A History Lesson on the World’s “Most Successful Biofuel Industry”


The 40-year anniversary of 1973’s OPEC oil embargo is an important milestone in the world’s transition toward renewable sources of fuel. Many media outlets and respected energy leaders have been looking back over the past four decades, searching for lessons learned.  Among the best retrospectives I’ve read is a feature story in E&E News’ ClimateWire – a respected policy-insider publication headquartered here in Washington – that recounts how price spikes and fuel shortages prompted a renewable fuels revolution in Brazil and helped create “the most successful biofuel industry in the world.”

This “Brazilian experience” with renewable energy and sugarcane ethanol reads like a primer on how stable policy and investment in new technologies can fuel a green economy while cutting emissions and dependence on foreign oil. Today, sugarcane ethanol has replaced almost 40% of Brazil’s gasoline demand while cutting nearly 200 million tons of carbon dioxide emissions.

The full ClimateWire article is an excellent read, and a few key excerpts jump off the page to underscore the power of clean and renewable fuels:

Stable government policy was necessary at first – Brazil initially relied on government mandates to start the transition away from gasoline. By mandating ethanol blending in gasoline, requiring installation of pumps dispensing pure ethanol, funding research and development, and encouraging carmakers to build vehicles that could run on ethanol, sugarcane ethanol became a reality virtually overnight.

“By 1977, gasoline-ethanol blends had arrived at the pump. The sugarcane industry invested in new fields. New ethanol mills dotted the landscape. The World Bank and national financial institutions structured a financing system to support the investment.”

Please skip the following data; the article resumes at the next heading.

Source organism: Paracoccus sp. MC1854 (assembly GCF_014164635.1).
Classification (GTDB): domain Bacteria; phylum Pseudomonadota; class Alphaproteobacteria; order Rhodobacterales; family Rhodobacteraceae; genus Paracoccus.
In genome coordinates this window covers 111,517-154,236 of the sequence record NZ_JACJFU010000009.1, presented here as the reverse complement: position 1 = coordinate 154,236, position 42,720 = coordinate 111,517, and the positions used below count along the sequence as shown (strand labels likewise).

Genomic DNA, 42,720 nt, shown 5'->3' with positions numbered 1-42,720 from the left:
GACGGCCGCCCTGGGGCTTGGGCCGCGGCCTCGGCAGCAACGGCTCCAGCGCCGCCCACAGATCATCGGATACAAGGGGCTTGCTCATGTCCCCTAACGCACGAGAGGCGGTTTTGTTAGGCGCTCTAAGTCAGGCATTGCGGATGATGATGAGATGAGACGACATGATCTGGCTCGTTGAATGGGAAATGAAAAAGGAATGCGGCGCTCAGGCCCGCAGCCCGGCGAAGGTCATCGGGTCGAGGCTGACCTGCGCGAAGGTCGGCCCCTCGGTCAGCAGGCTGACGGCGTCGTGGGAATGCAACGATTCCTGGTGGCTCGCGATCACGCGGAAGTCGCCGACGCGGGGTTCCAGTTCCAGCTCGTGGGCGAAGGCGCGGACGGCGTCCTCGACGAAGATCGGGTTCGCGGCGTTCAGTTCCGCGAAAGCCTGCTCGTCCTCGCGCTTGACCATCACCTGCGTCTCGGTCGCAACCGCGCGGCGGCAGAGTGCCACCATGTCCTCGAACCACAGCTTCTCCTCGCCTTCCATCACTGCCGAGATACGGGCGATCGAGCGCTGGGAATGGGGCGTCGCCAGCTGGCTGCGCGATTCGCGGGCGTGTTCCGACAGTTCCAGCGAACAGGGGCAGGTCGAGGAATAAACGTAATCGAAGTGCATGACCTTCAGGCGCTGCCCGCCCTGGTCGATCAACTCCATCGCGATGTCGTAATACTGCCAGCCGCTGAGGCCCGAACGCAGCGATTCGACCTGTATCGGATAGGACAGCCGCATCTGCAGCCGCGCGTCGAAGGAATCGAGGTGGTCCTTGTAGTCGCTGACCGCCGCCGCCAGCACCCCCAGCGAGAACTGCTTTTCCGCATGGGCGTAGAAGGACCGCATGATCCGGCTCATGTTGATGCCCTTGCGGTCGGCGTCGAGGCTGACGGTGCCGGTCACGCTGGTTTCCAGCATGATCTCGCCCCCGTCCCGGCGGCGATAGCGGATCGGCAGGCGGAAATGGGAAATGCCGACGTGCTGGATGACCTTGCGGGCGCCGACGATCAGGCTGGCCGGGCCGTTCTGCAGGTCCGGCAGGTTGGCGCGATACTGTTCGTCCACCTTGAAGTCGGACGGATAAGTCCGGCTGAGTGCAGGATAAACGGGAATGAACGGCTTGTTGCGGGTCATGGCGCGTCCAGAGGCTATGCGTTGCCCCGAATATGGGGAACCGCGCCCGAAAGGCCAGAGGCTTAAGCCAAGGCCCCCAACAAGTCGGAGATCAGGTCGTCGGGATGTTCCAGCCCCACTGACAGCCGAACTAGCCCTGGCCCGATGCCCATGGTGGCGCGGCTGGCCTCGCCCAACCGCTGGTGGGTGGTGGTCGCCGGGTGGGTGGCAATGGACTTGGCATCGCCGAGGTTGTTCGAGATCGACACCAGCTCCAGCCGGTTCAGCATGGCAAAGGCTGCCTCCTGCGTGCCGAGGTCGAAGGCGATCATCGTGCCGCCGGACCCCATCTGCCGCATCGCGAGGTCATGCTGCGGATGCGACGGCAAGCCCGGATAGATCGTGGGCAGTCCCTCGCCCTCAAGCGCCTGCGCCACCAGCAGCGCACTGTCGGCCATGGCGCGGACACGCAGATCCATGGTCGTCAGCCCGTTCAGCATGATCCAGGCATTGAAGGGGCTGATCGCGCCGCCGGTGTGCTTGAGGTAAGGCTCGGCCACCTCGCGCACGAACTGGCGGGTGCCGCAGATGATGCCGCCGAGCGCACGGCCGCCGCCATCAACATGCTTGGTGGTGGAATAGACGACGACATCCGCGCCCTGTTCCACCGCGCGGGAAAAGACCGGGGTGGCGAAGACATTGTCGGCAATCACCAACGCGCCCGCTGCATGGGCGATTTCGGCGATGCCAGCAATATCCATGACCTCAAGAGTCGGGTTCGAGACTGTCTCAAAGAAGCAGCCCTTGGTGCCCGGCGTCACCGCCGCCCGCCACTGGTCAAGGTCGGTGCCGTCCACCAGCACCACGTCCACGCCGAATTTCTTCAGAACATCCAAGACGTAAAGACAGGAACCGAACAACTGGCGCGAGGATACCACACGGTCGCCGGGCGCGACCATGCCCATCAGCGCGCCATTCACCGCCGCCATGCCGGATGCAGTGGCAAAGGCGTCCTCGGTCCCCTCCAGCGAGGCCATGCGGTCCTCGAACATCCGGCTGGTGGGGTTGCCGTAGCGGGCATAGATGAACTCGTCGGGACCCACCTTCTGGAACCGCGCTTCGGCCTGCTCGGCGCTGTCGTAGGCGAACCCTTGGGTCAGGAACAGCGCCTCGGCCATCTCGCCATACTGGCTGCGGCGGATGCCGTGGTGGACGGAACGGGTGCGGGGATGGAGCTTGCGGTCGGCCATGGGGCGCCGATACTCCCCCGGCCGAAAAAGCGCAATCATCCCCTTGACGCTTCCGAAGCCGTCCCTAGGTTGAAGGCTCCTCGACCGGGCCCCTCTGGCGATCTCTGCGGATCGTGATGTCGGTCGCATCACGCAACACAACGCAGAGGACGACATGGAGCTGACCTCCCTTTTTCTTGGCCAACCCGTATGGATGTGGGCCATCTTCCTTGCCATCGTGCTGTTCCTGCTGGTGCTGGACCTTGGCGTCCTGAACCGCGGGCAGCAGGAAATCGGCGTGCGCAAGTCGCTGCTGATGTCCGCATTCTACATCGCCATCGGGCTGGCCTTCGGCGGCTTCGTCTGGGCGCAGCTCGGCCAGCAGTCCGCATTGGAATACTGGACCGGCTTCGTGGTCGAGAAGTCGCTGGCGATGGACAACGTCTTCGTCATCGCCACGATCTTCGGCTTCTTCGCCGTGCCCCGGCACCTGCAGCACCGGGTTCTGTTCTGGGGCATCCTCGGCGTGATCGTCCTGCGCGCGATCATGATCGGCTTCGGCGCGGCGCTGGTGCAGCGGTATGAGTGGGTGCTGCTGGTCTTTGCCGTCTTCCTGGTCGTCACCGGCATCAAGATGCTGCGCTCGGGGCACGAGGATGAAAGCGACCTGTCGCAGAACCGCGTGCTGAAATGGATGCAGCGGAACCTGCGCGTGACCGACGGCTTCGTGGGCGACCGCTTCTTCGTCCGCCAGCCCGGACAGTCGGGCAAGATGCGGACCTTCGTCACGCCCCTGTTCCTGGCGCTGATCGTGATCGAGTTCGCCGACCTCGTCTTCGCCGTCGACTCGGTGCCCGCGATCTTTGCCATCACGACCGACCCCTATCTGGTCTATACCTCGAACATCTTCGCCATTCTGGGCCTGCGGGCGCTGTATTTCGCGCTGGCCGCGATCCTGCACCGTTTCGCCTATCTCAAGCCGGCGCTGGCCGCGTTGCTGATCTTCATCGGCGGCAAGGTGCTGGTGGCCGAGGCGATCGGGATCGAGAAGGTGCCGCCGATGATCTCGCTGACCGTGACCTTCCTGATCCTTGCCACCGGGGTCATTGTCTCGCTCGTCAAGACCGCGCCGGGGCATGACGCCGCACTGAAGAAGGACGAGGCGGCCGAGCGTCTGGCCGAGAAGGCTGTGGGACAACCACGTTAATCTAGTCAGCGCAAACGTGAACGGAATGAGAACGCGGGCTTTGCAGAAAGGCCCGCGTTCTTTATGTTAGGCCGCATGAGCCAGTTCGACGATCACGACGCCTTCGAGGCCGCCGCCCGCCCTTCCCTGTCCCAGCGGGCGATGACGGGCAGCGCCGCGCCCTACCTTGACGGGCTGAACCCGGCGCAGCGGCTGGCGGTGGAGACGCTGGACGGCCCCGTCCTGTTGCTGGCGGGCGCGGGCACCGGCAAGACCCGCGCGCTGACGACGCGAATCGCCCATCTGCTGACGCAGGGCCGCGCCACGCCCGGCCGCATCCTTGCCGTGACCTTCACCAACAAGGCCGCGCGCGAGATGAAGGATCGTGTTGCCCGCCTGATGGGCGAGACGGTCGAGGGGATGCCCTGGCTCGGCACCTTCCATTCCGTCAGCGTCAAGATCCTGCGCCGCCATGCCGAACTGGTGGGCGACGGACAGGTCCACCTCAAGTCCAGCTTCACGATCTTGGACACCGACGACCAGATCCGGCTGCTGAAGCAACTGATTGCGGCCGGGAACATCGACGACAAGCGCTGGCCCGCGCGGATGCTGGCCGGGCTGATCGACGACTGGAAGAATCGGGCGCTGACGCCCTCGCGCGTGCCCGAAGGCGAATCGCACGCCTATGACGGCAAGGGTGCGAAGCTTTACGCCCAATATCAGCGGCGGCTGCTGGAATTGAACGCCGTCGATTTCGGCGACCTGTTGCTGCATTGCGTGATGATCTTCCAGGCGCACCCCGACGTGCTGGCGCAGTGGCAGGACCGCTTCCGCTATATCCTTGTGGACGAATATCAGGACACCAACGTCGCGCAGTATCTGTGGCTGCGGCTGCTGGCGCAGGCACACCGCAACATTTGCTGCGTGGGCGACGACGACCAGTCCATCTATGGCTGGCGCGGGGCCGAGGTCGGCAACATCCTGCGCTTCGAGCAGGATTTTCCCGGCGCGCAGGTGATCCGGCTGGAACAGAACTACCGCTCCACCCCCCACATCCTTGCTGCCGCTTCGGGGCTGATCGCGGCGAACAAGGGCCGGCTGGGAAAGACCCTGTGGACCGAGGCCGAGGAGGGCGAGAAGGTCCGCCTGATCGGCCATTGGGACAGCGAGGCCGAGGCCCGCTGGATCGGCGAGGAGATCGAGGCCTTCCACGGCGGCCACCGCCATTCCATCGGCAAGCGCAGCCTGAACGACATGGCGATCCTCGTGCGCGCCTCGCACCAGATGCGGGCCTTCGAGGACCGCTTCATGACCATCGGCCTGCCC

Sudden policy changes threatened growth – When Brazil transitioned to a democracy and the price of oil dropped in the 1980s, the national government considered dropping ethanol support, threatening a fast-growing industry even though consumer demand was clear.

“The government could not shut it down in one step because so many people had ethanol cars…there was a lot of tension between fiscal pressure and the number of cars in the street.”

But stable technology investments saved the day – Even though Brazil’s cut funding, automakers maintained investments in new ethanol vehicle technologies. By the time oil prices rose again in the early 2000s, flex-fuel vehicles were ready to meet market demand.

“The decision on which fuel people would use was transferred from the government to consumer…Flex-fuel vehicles rapidly became the best-selling cars in Brazil.”

Brazilian consumers have real options at the pump – The combination of technological investments, environmental and economic benefits, and steady government policy helped create a booming domestic biofuels economy and holds lessons for America’s policymakers.

“’We need to focus on being as smart as the Brazilians,’ R. James Woolsey, former director of the CIA and chairman of the Foundation for Defense of Democracies, said in a discussion on energy security and independence.”

“Because the United States had not widely encouraged the development of flex-fuel vehicles, the country now faces the possibility of a blend wall: too much ethanol and not enough gas tanks to take it…The goal for the United States shouldn’t be to completely displace oil, experts said, but to encourage a greater mix of fuel sources.”

Indeed, as debate over the future of advanced biofuels policy intensifies, it’s important to remember that a stable Renewable Fuels Standard (RFS) has encouraged advanced biofuels use in the U.S. while driving innovations in renewable fuels that boost American economic growth and energy security while cutting emissions.

Brazil will continue to be a strong, dependable partner helping America meet its clean energy goals.  And Brazilian sugarcane producers will continue to play an active role in the RFS rulemaking process serving as a source for credible information and analysis about the efficiency and sustainability of sugarcane ethanol.

Leticia Phillips

Leticia Phillips

Leticia Phillips is UNICA’s Representative for North America. Ms. Phillips is an expert on Brazil-US relations and leads the Brazilian sugarcane industry’s advocacy efforts before the main stakeholders in the region, including the US Congress, Federal agencies, State legislators and business and civil society.